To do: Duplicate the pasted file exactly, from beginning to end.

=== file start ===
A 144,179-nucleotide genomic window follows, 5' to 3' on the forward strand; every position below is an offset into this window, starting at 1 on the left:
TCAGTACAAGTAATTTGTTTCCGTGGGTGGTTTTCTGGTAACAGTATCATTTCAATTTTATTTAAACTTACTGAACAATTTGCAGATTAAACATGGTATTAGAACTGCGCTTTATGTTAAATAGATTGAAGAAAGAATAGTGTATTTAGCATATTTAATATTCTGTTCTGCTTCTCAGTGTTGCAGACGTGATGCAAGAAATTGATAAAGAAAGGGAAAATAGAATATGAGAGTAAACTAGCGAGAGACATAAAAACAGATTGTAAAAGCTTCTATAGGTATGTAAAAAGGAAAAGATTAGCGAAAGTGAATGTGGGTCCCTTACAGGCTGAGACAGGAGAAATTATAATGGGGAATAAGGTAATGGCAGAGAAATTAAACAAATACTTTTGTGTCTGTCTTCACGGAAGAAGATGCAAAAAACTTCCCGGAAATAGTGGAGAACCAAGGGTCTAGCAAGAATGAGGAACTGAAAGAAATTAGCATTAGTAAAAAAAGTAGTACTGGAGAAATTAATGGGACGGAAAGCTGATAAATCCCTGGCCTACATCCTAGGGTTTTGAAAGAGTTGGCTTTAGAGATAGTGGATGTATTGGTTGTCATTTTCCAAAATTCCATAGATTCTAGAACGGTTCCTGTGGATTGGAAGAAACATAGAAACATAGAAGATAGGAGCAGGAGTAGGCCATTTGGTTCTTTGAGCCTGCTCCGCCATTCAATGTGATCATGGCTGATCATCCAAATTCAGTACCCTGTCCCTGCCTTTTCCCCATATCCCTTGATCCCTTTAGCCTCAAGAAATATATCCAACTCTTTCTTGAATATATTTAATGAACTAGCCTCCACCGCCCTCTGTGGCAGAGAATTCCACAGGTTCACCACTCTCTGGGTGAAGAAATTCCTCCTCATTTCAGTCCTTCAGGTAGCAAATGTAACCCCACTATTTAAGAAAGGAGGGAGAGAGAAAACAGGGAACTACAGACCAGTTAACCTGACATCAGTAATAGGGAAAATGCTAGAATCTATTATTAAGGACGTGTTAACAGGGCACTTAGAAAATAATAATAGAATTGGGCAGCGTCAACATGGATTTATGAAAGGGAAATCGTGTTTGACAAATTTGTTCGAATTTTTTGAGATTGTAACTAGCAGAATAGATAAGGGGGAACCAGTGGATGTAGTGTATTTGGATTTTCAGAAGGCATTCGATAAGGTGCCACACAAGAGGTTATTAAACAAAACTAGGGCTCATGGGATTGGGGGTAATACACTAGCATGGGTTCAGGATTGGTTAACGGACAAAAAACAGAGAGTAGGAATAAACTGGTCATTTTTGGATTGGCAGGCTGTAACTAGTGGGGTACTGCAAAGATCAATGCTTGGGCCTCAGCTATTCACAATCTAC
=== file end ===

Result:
A 144,179-nucleotide genomic window follows, 5' to 3' on the forward strand; every position below is an offset into this window, starting at 1 on the left:
TCAGTACAAGTAATTTGTTTCCGTGGGTGGTTTTCTGGTAACAGTATCATTTCAATTTTATTTAAACTTACTGAACAATTTGCAGATTAAACATGGTATTAGAACTGCGCTTTATGTTAAATAGATTGAAGAAAGAATAGTGTATTTAGCATATTTAATATTCTGTTCTGCTTCTCAGTGTTGCAGACGTGATGCAAGAAATTGATAAAGAAAGGGAAAATAGAATATGAGAGTAAACTAGCGAGAGACATAAAAACAGATTGTAAAAGCTTCTATAGGTATGTAAAAAGGAAAAGATTAGCGAAAGTGAATGTGGGTCCCTTACAGGCTGAGACAGGAGAAATTATAATGGGGAATAAGGTAATGGCAGAGAAATTAAACAAATACTTTTGTGTCTGTCTTCACGGAAGAAGATGCAAAAAACTTCCCGGAAATAGTGGAGAACCAAGGGTCTAGCAAGAATGAGGAACTGAAAGAAATTAGCATTAGTAAAAAAAGTAGTACTGGAGAAATTAATGGGACGGAAAGCTGATAAATCCCTGGCCTACATCCTAGGGTTTTGAAAGAGTTGGCTTTAGAGATAGTGGATGTATTGGTTGTCATTTTCCAAAATTCCATAGATTCTAGAACGGTTCCTGTGGATTGGAAGAAACATAGAAACATAGAAGATAGGAGCAGGAGTAGGCCATTTGGTTCTTTGAGCCTGCTCCGCCATTCAATGTGATCATGGCTGATCATCCAAATTCAGTACCCTGTCCCTGCCTTTTCCCCATATCCCTTGATCCCTTTAGCCTCAAGAAATATATCCAACTCTTTCTTGAATATATTTAATGAACTAGCCTCCACCGCCCTCTGTGGCAGAGAATTCCACAGGTTCACCACTCTCTGGGTGAAGAAATTCCTCCTCATTTCAGTCCTTCAGGTAGCAAATGTAACCCCACTATTTAAGAAAGGAGGGAGAGAGAAAACAGGGAACTACAGACCAGTTAACCTGACATCAGTAATAGGGAAAATGCTAGAATCTATTATTAAGGACGTGTTAACAGGGCACTTAGAAAATAATAATAGAATTGGGCAGCGTCAACATGGATTTATGAAAGGGAAATCGTGTTTGACAAATTTGTTCGAATTTTTTGAGATTGTAACTAGCAGAATAGATAAGGGGGAACCAGTGGATGTAGTGTATTTGGATTTTCAGAAGGCATTCGATAAGGTGCCACACAAGAGGTTATTAAACAAAACTAGGGCTCATGGGATTGGGGGTAATACACTAGCATGGGTTCAGGATTGGTTAACGGACAAAAAACAGAGAGTAGGAATAAACTGGTCATTTTTGGATTGGCAGGCTGTAACTAGTGGGGTACTGCAAAGATCAATGCTTGGGCCTCAGCTATTCACAATCTAC